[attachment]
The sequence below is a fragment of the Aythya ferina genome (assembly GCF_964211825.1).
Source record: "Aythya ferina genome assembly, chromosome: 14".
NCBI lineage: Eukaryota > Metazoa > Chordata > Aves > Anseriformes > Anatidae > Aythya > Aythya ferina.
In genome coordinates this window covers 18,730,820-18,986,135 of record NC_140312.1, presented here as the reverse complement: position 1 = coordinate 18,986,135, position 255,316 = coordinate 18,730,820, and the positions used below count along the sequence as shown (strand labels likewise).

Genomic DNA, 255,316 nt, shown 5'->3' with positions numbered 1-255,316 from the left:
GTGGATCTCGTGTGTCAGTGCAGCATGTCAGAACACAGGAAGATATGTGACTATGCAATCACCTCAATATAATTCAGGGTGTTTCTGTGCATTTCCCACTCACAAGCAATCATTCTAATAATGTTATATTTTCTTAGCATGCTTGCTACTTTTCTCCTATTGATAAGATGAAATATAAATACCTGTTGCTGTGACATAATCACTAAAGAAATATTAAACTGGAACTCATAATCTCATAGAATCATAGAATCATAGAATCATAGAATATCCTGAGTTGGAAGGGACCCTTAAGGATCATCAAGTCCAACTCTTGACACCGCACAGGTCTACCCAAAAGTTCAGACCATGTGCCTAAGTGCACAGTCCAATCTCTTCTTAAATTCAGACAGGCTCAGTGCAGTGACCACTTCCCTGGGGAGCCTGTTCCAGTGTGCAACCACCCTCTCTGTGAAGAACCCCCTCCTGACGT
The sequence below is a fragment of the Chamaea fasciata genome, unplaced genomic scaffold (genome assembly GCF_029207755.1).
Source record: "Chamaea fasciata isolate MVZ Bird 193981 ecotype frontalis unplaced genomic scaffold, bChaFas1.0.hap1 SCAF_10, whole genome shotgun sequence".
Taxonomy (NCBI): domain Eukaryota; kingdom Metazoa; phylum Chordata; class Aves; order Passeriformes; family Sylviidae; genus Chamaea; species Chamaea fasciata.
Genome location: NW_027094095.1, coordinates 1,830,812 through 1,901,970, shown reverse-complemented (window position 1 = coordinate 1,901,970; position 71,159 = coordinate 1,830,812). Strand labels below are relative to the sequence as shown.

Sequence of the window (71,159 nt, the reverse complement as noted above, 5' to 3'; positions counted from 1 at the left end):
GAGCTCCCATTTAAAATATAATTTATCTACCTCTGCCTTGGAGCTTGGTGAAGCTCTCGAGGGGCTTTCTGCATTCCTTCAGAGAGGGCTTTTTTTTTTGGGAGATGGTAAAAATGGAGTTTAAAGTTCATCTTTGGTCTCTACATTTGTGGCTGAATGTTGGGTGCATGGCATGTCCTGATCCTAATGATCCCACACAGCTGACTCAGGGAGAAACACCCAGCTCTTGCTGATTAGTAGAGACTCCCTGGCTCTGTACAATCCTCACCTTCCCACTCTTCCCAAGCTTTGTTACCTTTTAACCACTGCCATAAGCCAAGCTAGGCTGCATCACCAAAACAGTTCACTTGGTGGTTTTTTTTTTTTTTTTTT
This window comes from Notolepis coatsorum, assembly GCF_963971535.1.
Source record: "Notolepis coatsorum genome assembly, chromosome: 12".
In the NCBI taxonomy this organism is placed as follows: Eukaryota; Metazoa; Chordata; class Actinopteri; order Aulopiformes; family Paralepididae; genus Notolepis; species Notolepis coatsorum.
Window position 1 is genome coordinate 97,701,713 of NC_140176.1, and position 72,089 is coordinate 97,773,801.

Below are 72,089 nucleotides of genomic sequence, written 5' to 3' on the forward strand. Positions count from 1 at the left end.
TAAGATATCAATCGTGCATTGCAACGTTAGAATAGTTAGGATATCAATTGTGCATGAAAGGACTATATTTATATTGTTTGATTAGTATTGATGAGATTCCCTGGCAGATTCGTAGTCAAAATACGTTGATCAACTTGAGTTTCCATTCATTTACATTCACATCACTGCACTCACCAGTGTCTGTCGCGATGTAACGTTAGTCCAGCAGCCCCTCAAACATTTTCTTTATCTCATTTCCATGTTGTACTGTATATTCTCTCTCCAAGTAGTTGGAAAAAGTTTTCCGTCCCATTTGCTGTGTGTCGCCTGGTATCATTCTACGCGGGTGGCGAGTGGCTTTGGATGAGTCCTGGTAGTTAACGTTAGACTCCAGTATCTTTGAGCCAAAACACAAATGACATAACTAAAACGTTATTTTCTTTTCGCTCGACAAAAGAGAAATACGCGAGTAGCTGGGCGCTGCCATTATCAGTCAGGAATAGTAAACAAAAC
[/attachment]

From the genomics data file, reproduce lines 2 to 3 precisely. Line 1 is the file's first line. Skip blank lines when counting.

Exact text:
Source record: "Aythya ferina genome assembly, chromosome: 14".
NCBI lineage: Eukaryota > Metazoa > Chordata > Aves > Anseriformes > Anatidae > Aythya > Aythya ferina.